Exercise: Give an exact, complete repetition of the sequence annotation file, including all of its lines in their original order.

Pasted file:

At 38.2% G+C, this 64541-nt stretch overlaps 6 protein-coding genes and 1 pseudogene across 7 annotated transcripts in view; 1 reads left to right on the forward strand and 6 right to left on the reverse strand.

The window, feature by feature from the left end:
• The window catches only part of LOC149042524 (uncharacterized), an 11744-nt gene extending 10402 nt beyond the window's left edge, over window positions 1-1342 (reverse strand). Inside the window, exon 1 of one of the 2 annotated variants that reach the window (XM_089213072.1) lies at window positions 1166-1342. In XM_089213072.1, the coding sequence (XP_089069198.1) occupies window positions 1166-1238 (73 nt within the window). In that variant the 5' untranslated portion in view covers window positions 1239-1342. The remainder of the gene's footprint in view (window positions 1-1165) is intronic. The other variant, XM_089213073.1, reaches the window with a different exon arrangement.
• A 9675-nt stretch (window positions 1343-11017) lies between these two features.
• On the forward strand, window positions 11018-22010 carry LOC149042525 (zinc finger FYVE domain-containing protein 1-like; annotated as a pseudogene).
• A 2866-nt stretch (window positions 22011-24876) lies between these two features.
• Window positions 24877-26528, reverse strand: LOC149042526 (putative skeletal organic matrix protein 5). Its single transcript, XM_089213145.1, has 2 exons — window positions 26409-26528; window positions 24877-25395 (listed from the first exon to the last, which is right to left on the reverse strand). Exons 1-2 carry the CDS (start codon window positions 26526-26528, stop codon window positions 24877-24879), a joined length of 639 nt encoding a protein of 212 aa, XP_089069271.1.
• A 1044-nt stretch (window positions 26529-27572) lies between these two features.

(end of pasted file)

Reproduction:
At 38.2% G+C, this 64541-nt stretch overlaps 6 protein-coding genes and 1 pseudogene across 7 annotated transcripts in view; 1 reads left to right on the forward strand and 6 right to left on the reverse strand.

The window, feature by feature from the left end:
• The window catches only part of LOC149042524 (uncharacterized), an 11744-nt gene extending 10402 nt beyond the window's left edge, over window positions 1-1342 (reverse strand). Inside the window, exon 1 of one of the 2 annotated variants that reach the window (XM_089213072.1) lies at window positions 1166-1342. In XM_089213072.1, the coding sequence (XP_089069198.1) occupies window positions 1166-1238 (73 nt within the window). In that variant the 5' untranslated portion in view covers window positions 1239-1342. The remainder of the gene's footprint in view (window positions 1-1165) is intronic. The other variant, XM_089213073.1, reaches the window with a different exon arrangement.
• A 9675-nt stretch (window positions 1343-11017) lies between these two features.
• On the forward strand, window positions 11018-22010 carry LOC149042525 (zinc finger FYVE domain-containing protein 1-like; annotated as a pseudogene).
• A 2866-nt stretch (window positions 22011-24876) lies between these two features.
• Window positions 24877-26528, reverse strand: LOC149042526 (putative skeletal organic matrix protein 5). Its single transcript, XM_089213145.1, has 2 exons — window positions 26409-26528; window positions 24877-25395 (listed from the first exon to the last, which is right to left on the reverse strand). Exons 1-2 carry the CDS (start codon window positions 26526-26528, stop codon window positions 24877-24879), a joined length of 639 nt encoding a protein of 212 aa, XP_089069271.1.
• A 1044-nt stretch (window positions 26529-27572) lies between these two features.